Bike Number Two was the one I learned to ride on when I was about seven or eight. It was second-hand, having belonged to a classmate who moved away. It had that seventies chopper-type styling, with a banana seat and crazy curved handlebars. The spokes were tricked out with bits of drinking straw. My father and the aforementioned brother Ben taught me to ride this bike in my dad's driveway. The bike lived under a piece of plastic along with my brother's, which was also second hand, and had belonged to the sister of my former classmate. Having belonged to a girl, his was a girl's bike (eeeewwww!)

When all my friends got to the fifth or sixth grade, they all got 'ten-speeds' with racing handle bars and derailleurs and such. This was some years before the advent of mountain bikes, which would have been the natural choice of transport for a bunch of hippie kids growing up in the woods. Naturally, I too wanted a similar ride but for some reason my parents bought me a three-speed, which was Bike Number Three.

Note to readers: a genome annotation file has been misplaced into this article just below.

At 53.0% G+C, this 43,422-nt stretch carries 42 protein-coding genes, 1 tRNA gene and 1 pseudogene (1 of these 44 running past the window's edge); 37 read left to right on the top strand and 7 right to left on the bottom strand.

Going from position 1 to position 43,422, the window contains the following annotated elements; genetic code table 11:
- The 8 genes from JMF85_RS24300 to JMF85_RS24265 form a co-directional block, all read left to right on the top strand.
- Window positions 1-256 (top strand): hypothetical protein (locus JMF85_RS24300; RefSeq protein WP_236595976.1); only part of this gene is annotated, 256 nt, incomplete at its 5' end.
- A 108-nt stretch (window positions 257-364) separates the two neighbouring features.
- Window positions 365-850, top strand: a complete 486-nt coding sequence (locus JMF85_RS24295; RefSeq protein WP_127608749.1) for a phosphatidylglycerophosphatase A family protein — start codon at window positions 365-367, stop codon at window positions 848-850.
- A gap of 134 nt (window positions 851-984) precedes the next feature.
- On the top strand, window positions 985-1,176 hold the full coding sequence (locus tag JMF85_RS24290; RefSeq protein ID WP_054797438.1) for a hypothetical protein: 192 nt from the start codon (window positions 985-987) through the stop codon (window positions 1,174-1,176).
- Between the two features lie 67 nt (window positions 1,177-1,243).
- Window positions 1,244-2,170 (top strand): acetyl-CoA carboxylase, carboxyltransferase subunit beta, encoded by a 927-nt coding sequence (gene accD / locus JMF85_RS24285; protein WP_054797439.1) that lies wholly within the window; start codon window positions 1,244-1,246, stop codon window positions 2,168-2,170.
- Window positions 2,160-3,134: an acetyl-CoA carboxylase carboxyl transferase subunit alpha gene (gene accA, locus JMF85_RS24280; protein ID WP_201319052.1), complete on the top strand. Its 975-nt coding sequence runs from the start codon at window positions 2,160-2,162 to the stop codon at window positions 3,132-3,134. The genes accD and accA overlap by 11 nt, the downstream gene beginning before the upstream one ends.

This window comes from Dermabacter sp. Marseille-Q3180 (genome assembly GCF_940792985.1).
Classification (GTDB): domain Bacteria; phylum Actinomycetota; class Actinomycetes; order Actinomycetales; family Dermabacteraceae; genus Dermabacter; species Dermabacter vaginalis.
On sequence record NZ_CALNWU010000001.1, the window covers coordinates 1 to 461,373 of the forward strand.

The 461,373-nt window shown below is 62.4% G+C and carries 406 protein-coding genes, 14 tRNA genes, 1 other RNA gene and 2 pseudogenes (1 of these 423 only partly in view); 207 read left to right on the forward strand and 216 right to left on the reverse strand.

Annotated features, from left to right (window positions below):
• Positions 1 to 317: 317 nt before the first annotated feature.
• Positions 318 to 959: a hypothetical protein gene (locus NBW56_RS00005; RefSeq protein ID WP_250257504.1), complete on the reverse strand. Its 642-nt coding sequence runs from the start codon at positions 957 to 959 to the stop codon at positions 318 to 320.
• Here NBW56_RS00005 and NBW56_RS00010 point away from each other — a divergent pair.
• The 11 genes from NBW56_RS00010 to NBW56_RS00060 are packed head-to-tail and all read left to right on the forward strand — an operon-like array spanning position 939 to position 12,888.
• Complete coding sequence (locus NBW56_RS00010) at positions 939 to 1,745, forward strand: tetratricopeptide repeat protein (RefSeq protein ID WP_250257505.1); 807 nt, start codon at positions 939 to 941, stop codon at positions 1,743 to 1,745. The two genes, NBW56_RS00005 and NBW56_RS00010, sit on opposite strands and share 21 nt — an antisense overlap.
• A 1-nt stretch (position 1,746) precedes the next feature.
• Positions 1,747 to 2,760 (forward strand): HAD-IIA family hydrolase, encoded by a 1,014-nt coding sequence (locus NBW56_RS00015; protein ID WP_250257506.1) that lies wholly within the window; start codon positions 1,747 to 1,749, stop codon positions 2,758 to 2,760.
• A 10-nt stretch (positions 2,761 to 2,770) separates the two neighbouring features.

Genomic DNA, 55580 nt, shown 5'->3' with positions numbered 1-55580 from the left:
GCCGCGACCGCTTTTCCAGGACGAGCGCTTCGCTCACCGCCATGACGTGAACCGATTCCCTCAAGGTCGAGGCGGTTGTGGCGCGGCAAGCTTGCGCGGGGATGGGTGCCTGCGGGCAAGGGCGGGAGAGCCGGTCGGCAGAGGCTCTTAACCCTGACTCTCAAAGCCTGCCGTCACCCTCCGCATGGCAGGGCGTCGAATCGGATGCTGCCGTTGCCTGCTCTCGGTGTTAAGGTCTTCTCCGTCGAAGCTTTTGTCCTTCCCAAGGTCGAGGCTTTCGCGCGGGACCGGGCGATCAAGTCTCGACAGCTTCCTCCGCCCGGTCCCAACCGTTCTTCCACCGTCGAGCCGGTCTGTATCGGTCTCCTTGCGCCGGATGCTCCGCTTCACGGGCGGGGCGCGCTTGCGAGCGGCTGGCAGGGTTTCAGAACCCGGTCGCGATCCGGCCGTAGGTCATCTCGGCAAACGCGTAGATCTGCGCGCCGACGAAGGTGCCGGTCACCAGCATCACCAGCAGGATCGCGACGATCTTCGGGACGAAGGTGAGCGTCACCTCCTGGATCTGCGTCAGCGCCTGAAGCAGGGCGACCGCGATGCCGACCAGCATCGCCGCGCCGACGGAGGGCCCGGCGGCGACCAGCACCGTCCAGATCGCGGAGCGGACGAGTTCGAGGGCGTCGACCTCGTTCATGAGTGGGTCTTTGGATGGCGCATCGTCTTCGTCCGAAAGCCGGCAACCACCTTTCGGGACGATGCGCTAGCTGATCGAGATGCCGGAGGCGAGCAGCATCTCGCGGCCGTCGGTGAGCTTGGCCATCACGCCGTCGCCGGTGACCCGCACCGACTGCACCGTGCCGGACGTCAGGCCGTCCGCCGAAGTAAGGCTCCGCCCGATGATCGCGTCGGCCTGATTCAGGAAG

I don't know why they bought me the three-speed. I figure it must have been cheaper. I don't remember being terribly upset at the time- it at least looked like a ten-speed, even if it wasn't. I don't want to beat up on my parents too much, they were very good parents, but they did develop a strange (but not oft-repeated) habit of getting me these 'transitional' gifts instead of the real thing, and then subsequently buying the genuine article for my younger brother a year or two later. Jason didn't get a three-speed (actually, nobody I knew had a three speed except me), he went straight to the twelve-speed which at the time was the latest thing.